I’m taking this whole argument in stride though, and am trying to keep an open mind. I have the best intentions to breastfeed discreetly, but then again, I haven’t experienced it yet, so I’m probably just going to have to wait and see!

    • I am with you on this. I have registered for a nursing cover and am trying to take everything in stride, too. It’s just hard to know a man’s point of view and completely ignore their struggles.

  4. I know I am not a man, but I think (comparing to the men I know), your man’s feeling against breastfeeding appears to be quite unusually strong? And I totally agree that it’s not ideal to just ping them out in full view of strangers. What I can’t understand is that if I was, say at a restaurant and had to feed the baby, and I left the table, and went to a quiet corner, (say by the bathroom or out by/ in my car) under my cape thing, he’d still not like it if he happened to walk past, just from the knowledge that under the cape, my boob was doing it’s amazing natural thing…? And I would, I’m sorry to say, be inclined to discount such feelings.

    I’m also not yet a mum, so who knows what will happen once I have crossed that line. I am all for trying to accommodate the wishes of other people, but it’s really important to me to get breastfeeding going properly and I anticipate that it’s not exactly easy to do so. Scheduling is not (according to my main reading source (Baby and child, Penelope Leach)) ideal for setting up and maintaining the most efficient milk supply – it is based on demand. As I have twins on the way, until I go back to work, I fully expect that to feed my TWO babies on demand, I’ll at some points need to feed in public. Under a sheet. It’s just more important to me than the rest.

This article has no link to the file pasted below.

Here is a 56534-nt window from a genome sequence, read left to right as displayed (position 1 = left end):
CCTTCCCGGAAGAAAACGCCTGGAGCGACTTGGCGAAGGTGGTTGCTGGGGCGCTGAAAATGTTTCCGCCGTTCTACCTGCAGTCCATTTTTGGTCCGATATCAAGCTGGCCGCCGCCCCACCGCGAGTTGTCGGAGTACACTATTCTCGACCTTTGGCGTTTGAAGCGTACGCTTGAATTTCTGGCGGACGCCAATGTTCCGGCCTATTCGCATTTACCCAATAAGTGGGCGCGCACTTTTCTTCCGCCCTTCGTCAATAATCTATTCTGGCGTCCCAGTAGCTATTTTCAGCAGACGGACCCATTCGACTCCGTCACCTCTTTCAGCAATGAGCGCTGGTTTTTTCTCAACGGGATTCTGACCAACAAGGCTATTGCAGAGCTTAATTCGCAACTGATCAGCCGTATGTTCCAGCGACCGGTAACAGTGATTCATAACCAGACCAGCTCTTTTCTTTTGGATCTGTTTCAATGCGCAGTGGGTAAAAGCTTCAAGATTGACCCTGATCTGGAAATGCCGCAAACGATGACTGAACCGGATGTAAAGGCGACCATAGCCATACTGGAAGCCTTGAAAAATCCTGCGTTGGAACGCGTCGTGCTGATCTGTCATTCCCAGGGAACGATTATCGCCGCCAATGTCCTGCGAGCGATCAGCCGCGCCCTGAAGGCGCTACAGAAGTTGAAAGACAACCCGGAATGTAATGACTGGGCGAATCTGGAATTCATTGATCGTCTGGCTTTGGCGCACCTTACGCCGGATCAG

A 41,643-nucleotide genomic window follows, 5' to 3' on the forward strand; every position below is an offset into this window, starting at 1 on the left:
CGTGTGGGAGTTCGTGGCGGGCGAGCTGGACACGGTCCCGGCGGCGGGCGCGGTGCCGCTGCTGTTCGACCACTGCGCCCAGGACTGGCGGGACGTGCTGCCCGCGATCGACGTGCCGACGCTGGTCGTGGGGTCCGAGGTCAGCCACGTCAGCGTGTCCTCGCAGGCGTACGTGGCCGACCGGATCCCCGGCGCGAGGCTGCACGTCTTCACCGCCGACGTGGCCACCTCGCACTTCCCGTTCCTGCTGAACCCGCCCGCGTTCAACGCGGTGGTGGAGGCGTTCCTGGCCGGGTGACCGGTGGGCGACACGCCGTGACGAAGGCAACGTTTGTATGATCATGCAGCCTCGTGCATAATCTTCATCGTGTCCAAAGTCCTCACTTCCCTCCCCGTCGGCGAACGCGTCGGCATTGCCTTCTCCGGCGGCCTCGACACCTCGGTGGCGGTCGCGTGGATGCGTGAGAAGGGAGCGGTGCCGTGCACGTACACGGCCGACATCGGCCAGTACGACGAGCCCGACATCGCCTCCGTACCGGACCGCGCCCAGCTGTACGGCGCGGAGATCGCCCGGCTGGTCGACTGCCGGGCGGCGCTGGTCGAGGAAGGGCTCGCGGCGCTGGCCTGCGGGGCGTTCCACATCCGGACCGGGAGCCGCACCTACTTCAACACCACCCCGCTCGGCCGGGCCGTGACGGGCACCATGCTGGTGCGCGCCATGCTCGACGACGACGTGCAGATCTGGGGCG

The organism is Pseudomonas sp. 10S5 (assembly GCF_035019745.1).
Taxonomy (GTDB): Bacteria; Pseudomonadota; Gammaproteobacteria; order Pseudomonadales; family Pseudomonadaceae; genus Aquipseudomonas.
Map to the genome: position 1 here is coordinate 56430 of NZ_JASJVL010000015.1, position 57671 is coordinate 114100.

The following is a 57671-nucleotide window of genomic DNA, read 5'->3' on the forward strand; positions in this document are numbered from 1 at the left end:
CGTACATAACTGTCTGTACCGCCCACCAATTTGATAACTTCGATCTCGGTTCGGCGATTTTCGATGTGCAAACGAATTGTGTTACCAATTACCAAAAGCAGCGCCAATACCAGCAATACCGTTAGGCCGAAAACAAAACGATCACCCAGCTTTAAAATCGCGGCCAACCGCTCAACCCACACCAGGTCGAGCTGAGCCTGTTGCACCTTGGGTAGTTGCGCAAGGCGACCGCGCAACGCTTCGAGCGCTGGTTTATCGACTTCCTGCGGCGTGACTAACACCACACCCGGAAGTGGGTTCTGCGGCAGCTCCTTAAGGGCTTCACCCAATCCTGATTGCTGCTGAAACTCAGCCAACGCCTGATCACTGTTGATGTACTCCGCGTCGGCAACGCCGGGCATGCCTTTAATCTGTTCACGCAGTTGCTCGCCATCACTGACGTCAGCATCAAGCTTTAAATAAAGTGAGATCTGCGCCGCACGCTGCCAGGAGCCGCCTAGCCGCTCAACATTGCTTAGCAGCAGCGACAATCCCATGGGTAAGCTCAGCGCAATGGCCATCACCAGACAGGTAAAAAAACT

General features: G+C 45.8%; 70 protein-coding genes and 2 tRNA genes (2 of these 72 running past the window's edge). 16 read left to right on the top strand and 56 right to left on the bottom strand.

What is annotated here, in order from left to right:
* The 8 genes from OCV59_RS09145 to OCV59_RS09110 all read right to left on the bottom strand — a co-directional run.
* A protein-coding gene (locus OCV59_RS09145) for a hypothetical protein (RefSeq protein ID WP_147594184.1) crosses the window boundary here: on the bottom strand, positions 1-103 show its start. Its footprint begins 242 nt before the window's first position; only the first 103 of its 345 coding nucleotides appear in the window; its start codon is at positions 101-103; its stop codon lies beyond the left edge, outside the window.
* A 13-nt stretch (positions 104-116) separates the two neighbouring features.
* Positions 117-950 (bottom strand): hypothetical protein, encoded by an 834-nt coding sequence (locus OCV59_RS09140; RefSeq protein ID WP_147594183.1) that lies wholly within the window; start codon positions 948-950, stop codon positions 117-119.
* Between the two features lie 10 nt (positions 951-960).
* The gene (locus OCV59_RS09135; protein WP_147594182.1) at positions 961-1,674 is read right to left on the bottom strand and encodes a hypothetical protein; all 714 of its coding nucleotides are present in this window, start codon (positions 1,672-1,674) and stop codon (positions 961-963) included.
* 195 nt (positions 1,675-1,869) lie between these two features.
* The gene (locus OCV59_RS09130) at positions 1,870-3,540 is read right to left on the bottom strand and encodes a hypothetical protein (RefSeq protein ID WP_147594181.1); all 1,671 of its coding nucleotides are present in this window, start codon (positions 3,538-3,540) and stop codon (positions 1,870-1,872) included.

I know boobs are sexualised, but their function is not sexual, in the way that the genitals are. They are baby feeders – in Thai the word for boob and milk is the same, and the word for ‘nipple’ is ‘hua nom’. Literally translated, that’s ‘milk head’ .

    I think they should be given a balanced position between reverence for their amazing, feeding function, and respect for those who don’t appreciate looking at others’ boobs in public.

    Mine have turned already (literally and in how I think of them) into ‘milk heads’. I am a cow right now, and I have two glorious udders. That does not mean I want you, or you (or you either!) to see them. 😉

  5. I am all about breastfeeding in public, with a cover. I also don’t have problems with those who think it is inappropriate. I also don’t have problems with those women who don’t use a cover, but have their clothes in a way that you cannot see anything. I think breastfeeding is a natural thing to do, and if a mother chooses to breastfeed in public as long as being modest, I think it is fine. I however, don’t choose to look at those women who let it all hang out when breastfeeding. I don’t necessarily agree with letting it all hang out, but I do agree with breastfeeding your child when needed.

  6. Uhhhh, “experience”, that is, not fireworks….. Although, it may be a little like fireworks during the whole sore nipple phase, who knows 🙂